But the Pentagon acknowledges, too, the stresses put on its force by repeated deployments. Some 107,000 Army soldiers have been deployed to war three or more times since 2001, or some 20 percent of the active-duty force. More than 50,000 of those currently in uniform have completed four or more combat tours, Army figures indicate.
America’s current conflicts “represent not only the longest wars fought by our Army, but also the longest fought by an all-volunteer force,” placing “tremendous and unique burdens on our soldiers and families as compared to the previous conflicts,” notes a wide-ranging study of soldiers’ mental health released by the Army earlier this year.
The study was particularly adamant that any attempt to view "soldier misconduct in isolation" necessarily "fails to capture the real likelihood that the misconduct was associated with an untreated physical or behavioral health condition, such as increased aggression associated with PTSD."
That's because in some cases the burdens of repeated deployments have been greater than those troops had endured in World War II, the study warns. The average infantryman in the South Pacific “saw about 40 days of combat in four years” in contrast to a “persistently high” level of fighting in Iraq and Afghanistan, which has offered “very few opportunities for individuals to rest, either physically or mentally.”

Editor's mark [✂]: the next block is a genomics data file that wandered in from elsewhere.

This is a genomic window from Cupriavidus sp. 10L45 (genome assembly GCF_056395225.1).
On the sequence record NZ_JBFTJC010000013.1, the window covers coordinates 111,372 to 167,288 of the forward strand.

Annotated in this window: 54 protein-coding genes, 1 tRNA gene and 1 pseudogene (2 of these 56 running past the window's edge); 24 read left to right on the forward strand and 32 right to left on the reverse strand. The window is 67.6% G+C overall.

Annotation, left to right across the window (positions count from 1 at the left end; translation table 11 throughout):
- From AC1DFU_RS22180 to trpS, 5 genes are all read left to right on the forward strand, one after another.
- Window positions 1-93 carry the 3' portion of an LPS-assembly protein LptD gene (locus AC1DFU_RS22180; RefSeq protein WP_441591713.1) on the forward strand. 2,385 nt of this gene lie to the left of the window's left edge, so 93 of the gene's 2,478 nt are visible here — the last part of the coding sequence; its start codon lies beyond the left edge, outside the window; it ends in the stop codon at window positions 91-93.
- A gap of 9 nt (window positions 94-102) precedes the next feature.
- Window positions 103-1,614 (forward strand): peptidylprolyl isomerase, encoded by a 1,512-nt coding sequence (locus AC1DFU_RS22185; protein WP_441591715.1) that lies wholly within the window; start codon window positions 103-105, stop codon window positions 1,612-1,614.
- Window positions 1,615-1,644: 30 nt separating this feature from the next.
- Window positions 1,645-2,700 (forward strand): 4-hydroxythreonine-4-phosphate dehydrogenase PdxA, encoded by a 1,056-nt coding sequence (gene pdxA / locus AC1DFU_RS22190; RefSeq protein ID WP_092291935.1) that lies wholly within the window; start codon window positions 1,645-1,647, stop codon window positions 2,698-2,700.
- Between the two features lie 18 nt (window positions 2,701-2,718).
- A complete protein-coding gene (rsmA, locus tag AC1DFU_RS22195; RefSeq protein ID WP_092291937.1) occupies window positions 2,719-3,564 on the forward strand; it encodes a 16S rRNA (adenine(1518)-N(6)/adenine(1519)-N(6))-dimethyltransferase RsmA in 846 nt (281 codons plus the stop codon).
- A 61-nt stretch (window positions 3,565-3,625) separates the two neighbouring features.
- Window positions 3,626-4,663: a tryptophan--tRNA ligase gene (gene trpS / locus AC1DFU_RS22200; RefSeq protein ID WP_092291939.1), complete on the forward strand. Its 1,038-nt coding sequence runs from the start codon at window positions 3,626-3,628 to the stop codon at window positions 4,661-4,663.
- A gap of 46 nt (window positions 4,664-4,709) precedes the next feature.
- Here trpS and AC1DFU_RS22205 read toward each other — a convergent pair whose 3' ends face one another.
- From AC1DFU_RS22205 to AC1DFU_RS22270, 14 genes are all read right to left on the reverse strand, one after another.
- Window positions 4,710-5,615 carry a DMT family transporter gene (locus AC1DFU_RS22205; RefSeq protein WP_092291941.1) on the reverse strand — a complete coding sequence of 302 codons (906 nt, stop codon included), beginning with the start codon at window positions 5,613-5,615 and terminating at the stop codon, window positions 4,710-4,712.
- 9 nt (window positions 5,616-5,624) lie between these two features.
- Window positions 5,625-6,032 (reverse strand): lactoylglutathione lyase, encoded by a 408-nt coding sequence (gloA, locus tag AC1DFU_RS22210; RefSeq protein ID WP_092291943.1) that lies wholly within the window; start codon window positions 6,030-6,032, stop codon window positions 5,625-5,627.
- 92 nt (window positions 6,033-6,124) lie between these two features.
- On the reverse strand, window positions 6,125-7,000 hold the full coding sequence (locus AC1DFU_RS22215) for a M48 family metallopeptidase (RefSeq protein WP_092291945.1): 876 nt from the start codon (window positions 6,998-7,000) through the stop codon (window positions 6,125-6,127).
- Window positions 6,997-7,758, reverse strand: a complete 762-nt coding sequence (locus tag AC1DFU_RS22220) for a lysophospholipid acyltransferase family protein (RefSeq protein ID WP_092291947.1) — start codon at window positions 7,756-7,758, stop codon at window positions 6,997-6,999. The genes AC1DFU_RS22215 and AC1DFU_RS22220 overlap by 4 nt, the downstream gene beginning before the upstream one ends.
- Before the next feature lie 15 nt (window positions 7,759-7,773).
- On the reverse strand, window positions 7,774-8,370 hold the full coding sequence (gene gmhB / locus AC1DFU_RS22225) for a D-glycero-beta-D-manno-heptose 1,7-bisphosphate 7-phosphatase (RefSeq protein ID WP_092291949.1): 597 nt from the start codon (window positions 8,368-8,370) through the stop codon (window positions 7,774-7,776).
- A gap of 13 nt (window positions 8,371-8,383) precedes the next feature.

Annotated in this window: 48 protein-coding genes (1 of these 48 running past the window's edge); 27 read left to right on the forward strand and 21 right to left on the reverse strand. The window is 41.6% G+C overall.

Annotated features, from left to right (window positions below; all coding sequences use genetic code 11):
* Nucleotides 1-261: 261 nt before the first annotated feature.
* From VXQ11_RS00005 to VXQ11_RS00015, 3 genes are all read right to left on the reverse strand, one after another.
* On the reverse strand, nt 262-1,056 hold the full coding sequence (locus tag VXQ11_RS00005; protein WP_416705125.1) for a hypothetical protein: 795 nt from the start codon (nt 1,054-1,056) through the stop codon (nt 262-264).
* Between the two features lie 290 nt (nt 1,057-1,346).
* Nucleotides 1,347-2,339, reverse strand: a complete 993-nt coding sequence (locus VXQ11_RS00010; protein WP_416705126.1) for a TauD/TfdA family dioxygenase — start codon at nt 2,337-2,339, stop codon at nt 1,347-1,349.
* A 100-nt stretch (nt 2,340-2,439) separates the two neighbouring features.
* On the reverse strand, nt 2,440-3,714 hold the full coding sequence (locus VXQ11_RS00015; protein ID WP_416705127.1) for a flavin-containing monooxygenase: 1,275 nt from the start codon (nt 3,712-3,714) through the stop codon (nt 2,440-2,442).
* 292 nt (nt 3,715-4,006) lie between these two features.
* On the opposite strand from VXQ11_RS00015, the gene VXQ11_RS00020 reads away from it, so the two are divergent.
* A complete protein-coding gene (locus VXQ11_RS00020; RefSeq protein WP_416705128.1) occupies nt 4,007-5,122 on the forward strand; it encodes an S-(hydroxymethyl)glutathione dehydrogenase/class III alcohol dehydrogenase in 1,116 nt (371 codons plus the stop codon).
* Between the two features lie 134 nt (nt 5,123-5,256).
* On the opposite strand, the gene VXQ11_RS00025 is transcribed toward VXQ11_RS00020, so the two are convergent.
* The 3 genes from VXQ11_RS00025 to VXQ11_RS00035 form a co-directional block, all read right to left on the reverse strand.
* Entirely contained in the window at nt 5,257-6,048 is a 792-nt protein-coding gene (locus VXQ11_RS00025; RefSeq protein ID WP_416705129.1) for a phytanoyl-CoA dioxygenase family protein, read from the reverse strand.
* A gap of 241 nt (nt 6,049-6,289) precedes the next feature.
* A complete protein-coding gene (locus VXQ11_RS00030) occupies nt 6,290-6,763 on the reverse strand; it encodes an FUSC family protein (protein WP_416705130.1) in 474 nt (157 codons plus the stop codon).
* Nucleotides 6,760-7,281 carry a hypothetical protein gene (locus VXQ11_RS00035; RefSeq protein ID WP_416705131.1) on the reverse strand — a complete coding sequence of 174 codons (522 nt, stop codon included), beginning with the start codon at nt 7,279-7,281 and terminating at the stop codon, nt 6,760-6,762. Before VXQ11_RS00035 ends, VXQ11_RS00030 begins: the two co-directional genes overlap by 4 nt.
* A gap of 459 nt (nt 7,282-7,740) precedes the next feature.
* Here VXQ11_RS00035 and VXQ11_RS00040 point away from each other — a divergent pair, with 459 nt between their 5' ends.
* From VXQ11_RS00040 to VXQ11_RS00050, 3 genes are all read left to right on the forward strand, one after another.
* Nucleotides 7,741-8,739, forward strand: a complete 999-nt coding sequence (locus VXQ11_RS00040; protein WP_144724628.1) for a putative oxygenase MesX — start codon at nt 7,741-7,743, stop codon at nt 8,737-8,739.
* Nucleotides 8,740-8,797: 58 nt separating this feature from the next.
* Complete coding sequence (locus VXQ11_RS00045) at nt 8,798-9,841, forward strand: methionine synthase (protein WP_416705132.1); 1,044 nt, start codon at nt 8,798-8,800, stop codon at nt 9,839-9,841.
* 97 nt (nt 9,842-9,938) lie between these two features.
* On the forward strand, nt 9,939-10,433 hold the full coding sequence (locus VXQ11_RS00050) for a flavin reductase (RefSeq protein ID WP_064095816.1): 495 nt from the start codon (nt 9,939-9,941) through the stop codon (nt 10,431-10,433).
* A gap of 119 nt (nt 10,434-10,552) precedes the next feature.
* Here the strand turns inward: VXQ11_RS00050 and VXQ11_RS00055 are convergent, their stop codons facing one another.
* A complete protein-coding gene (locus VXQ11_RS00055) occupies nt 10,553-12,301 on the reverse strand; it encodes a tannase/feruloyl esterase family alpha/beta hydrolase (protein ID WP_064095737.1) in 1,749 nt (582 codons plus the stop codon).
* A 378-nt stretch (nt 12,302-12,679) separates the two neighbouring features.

The Pentagon has grappled with just how many deployments is too many. A 2010 study known as the “Red Book” discovered in those who had completed multiple tours “a growing high-risk population of soldiers engaging in criminal and high-risk behavior with increasingly more severe outcomes including violent crime.”
Precursors of this behavior, the study noted, were “combat-related wounds, injuries and illnesses; repetitive and lengthy separations, and broader economic conditions.” Bales’s lawyer might point out that his client struggled with all three.